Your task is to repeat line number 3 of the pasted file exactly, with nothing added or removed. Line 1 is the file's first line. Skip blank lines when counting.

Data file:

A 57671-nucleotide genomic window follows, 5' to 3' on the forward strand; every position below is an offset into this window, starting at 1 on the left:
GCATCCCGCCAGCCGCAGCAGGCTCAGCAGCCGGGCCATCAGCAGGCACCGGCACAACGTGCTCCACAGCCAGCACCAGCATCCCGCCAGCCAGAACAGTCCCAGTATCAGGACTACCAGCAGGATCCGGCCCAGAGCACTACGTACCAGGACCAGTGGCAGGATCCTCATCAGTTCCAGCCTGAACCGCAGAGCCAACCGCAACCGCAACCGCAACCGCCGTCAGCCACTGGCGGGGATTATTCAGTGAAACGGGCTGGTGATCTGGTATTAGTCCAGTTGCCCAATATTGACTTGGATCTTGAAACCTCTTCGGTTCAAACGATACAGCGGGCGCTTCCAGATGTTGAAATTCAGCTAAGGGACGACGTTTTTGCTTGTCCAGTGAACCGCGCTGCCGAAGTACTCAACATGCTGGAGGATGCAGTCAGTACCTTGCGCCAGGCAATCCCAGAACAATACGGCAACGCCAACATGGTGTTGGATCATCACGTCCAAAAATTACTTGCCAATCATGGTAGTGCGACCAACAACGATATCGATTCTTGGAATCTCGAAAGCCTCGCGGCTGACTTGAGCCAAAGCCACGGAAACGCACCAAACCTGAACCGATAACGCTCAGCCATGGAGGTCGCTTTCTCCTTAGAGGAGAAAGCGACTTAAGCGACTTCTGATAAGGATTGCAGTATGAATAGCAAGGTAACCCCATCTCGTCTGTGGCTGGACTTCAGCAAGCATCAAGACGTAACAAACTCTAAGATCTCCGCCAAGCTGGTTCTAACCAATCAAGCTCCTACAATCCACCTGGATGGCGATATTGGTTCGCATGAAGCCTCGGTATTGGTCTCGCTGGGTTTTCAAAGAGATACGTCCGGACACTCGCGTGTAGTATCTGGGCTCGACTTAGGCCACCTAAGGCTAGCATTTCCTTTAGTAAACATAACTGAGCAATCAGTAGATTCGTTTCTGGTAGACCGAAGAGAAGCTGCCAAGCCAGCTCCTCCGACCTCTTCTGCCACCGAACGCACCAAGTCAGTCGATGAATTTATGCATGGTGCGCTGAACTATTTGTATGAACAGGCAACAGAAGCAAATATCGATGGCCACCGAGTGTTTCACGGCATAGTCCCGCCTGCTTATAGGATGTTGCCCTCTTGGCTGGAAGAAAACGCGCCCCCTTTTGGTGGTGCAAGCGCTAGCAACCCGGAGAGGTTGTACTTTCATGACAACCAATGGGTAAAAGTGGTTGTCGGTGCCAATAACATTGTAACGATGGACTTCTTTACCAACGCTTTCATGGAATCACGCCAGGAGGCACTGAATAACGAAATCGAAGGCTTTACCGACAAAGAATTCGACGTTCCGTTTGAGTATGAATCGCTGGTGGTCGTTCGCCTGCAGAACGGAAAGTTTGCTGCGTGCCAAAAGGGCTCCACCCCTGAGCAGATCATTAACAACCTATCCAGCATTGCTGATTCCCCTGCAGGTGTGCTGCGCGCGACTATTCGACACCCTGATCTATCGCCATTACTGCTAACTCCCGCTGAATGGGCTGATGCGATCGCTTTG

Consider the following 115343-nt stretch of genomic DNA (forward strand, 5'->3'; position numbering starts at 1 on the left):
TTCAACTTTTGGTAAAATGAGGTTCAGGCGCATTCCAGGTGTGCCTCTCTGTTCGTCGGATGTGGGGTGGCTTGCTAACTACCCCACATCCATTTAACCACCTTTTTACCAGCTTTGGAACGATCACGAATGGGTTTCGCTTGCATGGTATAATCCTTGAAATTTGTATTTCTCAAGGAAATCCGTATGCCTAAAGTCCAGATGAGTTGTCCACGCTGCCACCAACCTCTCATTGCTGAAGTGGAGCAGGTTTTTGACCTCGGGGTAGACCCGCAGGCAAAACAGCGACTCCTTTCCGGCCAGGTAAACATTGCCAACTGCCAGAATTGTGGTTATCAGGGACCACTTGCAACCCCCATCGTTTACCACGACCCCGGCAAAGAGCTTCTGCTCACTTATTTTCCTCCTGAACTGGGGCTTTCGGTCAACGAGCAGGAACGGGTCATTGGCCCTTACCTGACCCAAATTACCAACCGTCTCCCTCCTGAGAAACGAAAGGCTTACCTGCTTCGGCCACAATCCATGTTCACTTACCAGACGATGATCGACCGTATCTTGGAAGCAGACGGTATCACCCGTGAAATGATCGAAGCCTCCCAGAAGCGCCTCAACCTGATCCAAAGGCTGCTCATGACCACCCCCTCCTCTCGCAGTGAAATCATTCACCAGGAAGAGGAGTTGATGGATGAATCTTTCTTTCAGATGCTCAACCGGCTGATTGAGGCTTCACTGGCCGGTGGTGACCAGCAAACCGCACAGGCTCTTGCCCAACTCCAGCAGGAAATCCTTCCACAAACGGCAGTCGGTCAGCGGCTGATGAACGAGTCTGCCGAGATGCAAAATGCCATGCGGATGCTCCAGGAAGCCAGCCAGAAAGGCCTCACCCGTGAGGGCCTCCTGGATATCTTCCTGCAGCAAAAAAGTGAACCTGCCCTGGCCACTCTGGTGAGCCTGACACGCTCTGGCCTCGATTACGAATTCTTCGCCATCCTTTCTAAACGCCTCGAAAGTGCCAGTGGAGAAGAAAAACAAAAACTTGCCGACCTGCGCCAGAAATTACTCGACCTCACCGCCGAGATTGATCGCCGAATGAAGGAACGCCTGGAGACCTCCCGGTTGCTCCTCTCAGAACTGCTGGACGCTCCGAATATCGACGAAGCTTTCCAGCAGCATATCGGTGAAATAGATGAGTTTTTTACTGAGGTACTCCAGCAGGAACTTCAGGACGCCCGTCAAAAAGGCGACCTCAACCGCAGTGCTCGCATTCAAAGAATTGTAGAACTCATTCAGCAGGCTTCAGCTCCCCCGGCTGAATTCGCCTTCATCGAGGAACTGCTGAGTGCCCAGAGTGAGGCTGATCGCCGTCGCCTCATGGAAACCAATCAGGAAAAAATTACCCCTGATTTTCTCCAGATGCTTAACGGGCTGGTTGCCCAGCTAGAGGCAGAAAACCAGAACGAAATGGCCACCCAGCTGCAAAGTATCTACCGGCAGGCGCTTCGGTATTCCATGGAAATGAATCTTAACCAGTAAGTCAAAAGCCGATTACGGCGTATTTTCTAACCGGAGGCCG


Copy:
Consider the following 115343-nt stretch of genomic DNA (forward strand, 5'->3'; position numbering starts at 1 on the left):